Stanford Libraries has scanned an 1861 map depicting a proposed route for the railroad that eventually connected California with the rest of the country, making the one-of-a-kind map available for online viewing by people around the world.

Anna Crist of the Stanford Library digitization staff

Anna Crist, right, of the Stanford Libraries digitization staff, answers questions from the many library patrons who came to see the 66-foot map unrolled. (Image credit: L.A. Cicero)

The Central Pacific Railroad Proposed Alignment Map, which is 66 feet long and 2.5 feet wide, comprises four maps on one continuous roll. Each map is titled: Barmore Station to Clipper Gap; Rattlesnake Bluffs to the summit of the Sierra Nevada; from the summit to the Truckee River; and Dutch Flat to Rattlesnake Bluffs.

The map is often referred to simply as “The Judah Map” after its maker, Theodore Judah (1826-1863), a brilliant civil engineer who dreamed of building a transcontinental railroad. Judah was chief engineer of the Central Pacific Railroad, which was owned by university founder Leland Stanford and his partners Collis Huntington, Mark Hopkins and Charles Crocker.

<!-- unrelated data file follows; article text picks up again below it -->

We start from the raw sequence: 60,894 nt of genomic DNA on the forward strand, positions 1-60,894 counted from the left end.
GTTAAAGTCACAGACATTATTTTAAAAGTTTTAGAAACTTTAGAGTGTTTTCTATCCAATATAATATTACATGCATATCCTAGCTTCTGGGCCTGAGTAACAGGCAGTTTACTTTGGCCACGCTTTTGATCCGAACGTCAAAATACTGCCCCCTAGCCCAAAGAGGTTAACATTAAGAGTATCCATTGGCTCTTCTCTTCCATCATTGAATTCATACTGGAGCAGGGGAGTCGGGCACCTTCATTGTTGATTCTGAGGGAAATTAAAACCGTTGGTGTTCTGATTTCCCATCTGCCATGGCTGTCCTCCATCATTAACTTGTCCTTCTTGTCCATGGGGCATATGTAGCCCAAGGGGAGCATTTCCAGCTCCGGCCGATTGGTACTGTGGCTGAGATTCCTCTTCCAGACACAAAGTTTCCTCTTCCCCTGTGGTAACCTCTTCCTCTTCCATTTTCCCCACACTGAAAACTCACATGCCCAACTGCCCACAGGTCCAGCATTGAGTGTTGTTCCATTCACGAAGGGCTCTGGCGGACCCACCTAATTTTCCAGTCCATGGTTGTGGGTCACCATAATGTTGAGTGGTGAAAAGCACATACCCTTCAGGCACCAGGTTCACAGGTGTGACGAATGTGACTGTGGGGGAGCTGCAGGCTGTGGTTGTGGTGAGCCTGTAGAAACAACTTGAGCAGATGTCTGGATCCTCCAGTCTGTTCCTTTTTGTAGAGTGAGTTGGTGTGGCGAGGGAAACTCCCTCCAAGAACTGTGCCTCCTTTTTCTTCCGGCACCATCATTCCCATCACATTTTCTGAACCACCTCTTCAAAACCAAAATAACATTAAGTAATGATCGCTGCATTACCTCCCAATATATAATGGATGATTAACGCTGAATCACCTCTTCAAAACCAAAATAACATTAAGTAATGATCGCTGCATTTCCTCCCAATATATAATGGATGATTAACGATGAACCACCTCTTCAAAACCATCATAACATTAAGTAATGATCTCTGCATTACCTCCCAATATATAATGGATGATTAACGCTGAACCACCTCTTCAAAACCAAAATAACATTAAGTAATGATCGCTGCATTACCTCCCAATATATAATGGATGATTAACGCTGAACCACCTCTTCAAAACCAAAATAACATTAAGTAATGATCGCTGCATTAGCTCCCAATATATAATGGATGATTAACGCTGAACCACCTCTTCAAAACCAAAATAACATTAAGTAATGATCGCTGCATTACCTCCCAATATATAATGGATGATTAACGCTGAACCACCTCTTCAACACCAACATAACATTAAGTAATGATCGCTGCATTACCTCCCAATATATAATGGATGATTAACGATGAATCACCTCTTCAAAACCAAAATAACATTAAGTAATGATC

Each of the four maps includes a table of alignments and Judah’s proposed route for the Central Pacific Railroad – the western end of the First Transcontinental Railroad.

It took one day to photograph the map and about a month to “stitch” the pieces together, said G. Salim Mohammed, head and curator of the David Rumsey Map Center, which oversaw the borrowing, display and scanning process, along with colleagues in Digital Library Systems and Services and the Preservation Department.

“People who visit the Rumsey Map Center will be able to examine the digital map in its true size or larger using our 16-by-9-foot presentation screen,” Mohammed said. “They can also use our 12-by-7-foot touch screen to scroll through the entire map, foot by foot.”

The center, which borrowed the map from the California State Archives, put the actual ink-on-linen map on display recently for a “pop-up exhibit” that drew more than 100 visitors. The display was one of many events on campus marking the 150th anniversary on May 10 of the First Transcontinental Railroad.